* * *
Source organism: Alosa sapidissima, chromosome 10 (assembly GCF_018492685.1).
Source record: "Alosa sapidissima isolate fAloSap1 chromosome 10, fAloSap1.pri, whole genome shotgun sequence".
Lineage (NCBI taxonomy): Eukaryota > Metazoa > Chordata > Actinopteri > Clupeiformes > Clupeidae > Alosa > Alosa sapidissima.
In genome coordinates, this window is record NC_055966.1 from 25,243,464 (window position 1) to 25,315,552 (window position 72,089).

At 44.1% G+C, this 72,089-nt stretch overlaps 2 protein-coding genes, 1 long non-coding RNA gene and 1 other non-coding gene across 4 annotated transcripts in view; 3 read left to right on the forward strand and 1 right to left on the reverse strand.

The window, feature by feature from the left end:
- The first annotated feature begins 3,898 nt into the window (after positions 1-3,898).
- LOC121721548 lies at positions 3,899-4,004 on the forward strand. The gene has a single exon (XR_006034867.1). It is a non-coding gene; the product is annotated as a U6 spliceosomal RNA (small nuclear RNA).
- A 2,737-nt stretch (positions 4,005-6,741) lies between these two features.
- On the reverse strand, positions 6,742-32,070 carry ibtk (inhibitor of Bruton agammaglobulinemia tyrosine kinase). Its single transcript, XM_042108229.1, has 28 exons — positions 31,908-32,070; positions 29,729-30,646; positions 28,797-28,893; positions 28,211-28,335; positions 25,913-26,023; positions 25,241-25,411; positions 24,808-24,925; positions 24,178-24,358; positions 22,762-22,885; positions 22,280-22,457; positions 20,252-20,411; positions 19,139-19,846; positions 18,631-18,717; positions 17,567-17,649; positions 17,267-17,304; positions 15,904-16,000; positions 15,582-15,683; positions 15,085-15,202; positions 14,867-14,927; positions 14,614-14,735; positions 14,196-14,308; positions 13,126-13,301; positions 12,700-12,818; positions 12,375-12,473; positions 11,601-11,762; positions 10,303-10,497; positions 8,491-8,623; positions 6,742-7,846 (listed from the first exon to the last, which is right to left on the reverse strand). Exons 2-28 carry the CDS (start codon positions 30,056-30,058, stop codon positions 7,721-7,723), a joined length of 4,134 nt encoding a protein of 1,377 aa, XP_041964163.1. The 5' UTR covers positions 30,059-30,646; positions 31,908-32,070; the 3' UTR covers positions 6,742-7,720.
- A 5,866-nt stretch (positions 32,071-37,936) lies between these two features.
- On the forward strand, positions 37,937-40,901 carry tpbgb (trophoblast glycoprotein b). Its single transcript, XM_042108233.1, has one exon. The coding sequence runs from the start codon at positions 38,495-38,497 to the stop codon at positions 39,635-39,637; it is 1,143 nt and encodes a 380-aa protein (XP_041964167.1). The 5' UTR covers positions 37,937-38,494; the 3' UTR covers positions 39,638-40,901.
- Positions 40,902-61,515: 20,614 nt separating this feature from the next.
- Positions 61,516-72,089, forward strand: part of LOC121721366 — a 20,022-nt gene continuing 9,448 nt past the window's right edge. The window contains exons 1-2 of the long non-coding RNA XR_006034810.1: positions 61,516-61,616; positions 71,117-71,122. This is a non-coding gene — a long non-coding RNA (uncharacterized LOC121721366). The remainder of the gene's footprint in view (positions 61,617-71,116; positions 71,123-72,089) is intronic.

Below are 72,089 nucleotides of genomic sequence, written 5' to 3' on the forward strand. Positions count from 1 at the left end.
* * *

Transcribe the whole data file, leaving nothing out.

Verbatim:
Source organism: Alosa sapidissima, chromosome 10 (assembly GCF_018492685.1).
Source record: "Alosa sapidissima isolate fAloSap1 chromosome 10, fAloSap1.pri, whole genome shotgun sequence".
Lineage (NCBI taxonomy): Eukaryota > Metazoa > Chordata > Actinopteri > Clupeiformes > Clupeidae > Alosa > Alosa sapidissima.
In genome coordinates, this window is record NC_055966.1 from 25,243,464 (window position 1) to 25,315,552 (window position 72,089).

At 44.1% G+C, this 72,089-nt stretch overlaps 2 protein-coding genes, 1 long non-coding RNA gene and 1 other non-coding gene across 4 annotated transcripts in view; 3 read left to right on the forward strand and 1 right to left on the reverse strand.

The window, feature by feature from the left end:
- The first annotated feature begins 3,898 nt into the window (after positions 1-3,898).
- LOC121721548 lies at positions 3,899-4,004 on the forward strand. The gene has a single exon (XR_006034867.1). It is a non-coding gene; the product is annotated as a U6 spliceosomal RNA (small nuclear RNA).
- A 2,737-nt stretch (positions 4,005-6,741) lies between these two features.
- On the reverse strand, positions 6,742-32,070 carry ibtk (inhibitor of Bruton agammaglobulinemia tyrosine kinase). Its single transcript, XM_042108229.1, has 28 exons — positions 31,908-32,070; positions 29,729-30,646; positions 28,797-28,893; positions 28,211-28,335; positions 25,913-26,023; positions 25,241-25,411; positions 24,808-24,925; positions 24,178-24,358; positions 22,762-22,885; positions 22,280-22,457; positions 20,252-20,411; positions 19,139-19,846; positions 18,631-18,717; positions 17,567-17,649; positions 17,267-17,304; positions 15,904-16,000; positions 15,582-15,683; positions 15,085-15,202; positions 14,867-14,927; positions 14,614-14,735; positions 14,196-14,308; positions 13,126-13,301; positions 12,700-12,818; positions 12,375-12,473; positions 11,601-11,762; positions 10,303-10,497; positions 8,491-8,623; positions 6,742-7,846 (listed from the first exon to the last, which is right to left on the reverse strand). Exons 2-28 carry the CDS (start codon positions 30,056-30,058, stop codon positions 7,721-7,723), a joined length of 4,134 nt encoding a protein of 1,377 aa, XP_041964163.1. The 5' UTR covers positions 30,059-30,646; positions 31,908-32,070; the 3' UTR covers positions 6,742-7,720.
- A 5,866-nt stretch (positions 32,071-37,936) lies between these two features.
- On the forward strand, positions 37,937-40,901 carry tpbgb (trophoblast glycoprotein b). Its single transcript, XM_042108233.1, has one exon. The coding sequence runs from the start codon at positions 38,495-38,497 to the stop codon at positions 39,635-39,637; it is 1,143 nt and encodes a 380-aa protein (XP_041964167.1). The 5' UTR covers positions 37,937-38,494; the 3' UTR covers positions 39,638-40,901.
- Positions 40,902-61,515: 20,614 nt separating this feature from the next.
- Positions 61,516-72,089, forward strand: part of LOC121721366 — a 20,022-nt gene continuing 9,448 nt past the window's right edge. The window contains exons 1-2 of the long non-coding RNA XR_006034810.1: positions 61,516-61,616; positions 71,117-71,122. This is a non-coding gene — a long non-coding RNA (uncharacterized LOC121721366). The remainder of the gene's footprint in view (positions 61,617-71,116; positions 71,123-72,089) is intronic.

Below are 72,089 nucleotides of genomic sequence, written 5' to 3' on the forward strand. Positions count from 1 at the left end.